Carnivorous plants catch bugs in the same way that flowers attract bees, with color and smell.
However, a carnivorous plant also has a mechanism that traps the bug once it lands. In the case of the pitcher plant, all varieties sport a hollow tube or bowl that has downward-sloping hairs on the inside and a lid on top.
Digestive juices sit in the bottom of the bowl. An insect drawn to the plant, looking to get a little bit of nectar, goes into the hollow tube and can’t get out because the hairs and lid make it difficult.
It eventually flounders and drowns in the liquid at the bottom. Surprisingly, though, many of the bugs that fall into a pitcher plant do escape. Some insect species are completely immune to the digestive juices and actually set up house in the bottom of the plant, feeding on the other bugs that fall prey.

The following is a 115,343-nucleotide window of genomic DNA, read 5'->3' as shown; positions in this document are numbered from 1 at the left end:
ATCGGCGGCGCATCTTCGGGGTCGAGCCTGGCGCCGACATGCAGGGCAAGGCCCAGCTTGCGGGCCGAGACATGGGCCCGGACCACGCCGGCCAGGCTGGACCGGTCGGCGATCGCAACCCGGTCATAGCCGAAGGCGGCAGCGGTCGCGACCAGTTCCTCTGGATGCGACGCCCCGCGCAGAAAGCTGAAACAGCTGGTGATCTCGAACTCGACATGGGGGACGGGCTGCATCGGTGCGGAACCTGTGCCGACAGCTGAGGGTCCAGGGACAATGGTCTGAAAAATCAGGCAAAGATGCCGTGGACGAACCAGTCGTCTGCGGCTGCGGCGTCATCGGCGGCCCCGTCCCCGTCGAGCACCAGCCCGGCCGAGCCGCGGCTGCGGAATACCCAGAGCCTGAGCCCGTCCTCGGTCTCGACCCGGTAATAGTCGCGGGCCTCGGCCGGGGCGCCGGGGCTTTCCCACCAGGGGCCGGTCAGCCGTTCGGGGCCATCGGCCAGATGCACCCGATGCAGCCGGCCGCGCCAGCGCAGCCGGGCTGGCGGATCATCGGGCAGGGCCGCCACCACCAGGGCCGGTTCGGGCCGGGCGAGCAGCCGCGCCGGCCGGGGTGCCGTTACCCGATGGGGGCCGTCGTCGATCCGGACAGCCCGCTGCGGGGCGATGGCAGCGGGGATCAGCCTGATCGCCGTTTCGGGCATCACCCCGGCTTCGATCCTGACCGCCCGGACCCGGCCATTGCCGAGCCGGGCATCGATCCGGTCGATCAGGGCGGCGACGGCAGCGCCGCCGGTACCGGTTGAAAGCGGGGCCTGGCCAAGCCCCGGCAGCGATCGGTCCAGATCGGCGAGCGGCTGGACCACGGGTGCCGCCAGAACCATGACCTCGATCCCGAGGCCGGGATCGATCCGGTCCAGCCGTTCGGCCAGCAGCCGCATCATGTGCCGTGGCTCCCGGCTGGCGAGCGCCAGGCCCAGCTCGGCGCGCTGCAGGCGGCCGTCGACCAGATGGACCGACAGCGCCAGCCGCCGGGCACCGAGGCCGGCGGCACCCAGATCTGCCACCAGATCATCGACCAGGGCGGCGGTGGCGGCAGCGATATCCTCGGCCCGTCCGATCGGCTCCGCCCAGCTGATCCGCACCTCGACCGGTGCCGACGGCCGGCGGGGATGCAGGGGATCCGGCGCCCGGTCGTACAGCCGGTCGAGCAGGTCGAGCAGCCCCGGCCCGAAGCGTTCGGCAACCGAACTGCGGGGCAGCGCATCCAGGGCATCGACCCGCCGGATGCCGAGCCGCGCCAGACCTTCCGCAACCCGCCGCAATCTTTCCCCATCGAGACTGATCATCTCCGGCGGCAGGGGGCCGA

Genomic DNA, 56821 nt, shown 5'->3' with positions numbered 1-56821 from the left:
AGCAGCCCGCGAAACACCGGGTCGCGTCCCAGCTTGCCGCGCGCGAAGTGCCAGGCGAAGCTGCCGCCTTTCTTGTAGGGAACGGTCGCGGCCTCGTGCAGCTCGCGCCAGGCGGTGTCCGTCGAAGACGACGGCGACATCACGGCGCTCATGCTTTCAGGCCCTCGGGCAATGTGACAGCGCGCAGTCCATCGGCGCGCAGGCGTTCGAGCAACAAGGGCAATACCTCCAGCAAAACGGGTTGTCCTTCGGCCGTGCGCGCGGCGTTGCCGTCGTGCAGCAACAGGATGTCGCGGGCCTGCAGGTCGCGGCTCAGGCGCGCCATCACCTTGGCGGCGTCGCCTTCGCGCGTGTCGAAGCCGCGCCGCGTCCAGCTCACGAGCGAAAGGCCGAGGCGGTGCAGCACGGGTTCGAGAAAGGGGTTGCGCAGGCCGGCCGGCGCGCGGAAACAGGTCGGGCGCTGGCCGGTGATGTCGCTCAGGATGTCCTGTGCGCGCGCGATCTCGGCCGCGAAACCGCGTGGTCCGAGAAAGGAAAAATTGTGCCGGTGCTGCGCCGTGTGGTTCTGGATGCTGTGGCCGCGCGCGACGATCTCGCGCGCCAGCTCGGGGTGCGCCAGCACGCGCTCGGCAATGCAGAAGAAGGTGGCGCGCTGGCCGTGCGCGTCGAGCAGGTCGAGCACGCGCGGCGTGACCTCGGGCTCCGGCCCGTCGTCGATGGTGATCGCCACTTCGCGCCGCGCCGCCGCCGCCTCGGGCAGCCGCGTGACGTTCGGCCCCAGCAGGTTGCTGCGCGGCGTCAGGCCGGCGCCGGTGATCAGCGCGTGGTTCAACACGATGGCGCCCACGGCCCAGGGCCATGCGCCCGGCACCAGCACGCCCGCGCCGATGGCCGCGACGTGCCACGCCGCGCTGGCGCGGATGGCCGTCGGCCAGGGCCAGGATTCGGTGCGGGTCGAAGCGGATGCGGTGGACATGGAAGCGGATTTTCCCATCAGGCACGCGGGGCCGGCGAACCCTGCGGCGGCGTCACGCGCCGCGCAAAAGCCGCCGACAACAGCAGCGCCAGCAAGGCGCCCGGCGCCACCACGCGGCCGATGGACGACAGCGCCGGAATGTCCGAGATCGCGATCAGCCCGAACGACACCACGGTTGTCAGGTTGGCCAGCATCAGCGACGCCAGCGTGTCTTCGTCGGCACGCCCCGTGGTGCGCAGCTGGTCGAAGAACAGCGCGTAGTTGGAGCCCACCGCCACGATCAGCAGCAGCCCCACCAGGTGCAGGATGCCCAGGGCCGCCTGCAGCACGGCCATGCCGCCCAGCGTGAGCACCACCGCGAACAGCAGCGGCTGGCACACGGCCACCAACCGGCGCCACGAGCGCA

Any leftover bug parts or the excrement of the living bug are still food for the pitcher plant, so everyone’s happy, except, of course, the hapless bug victim.
In the case of the Venus’ fly trap, the process is a little more complicated.
The plant has triggers and moving parts that are necessary for it to catch insects. Without tendons or muscles, it’s hard to fathom how exactly the plant does this, although we do know it involves a series of electrical impulses and may include the shifting of fluids within the plant’s veins.
Regardless, carnivorous plants are some of the more fascinating, and merciless, members of the plant kingdom.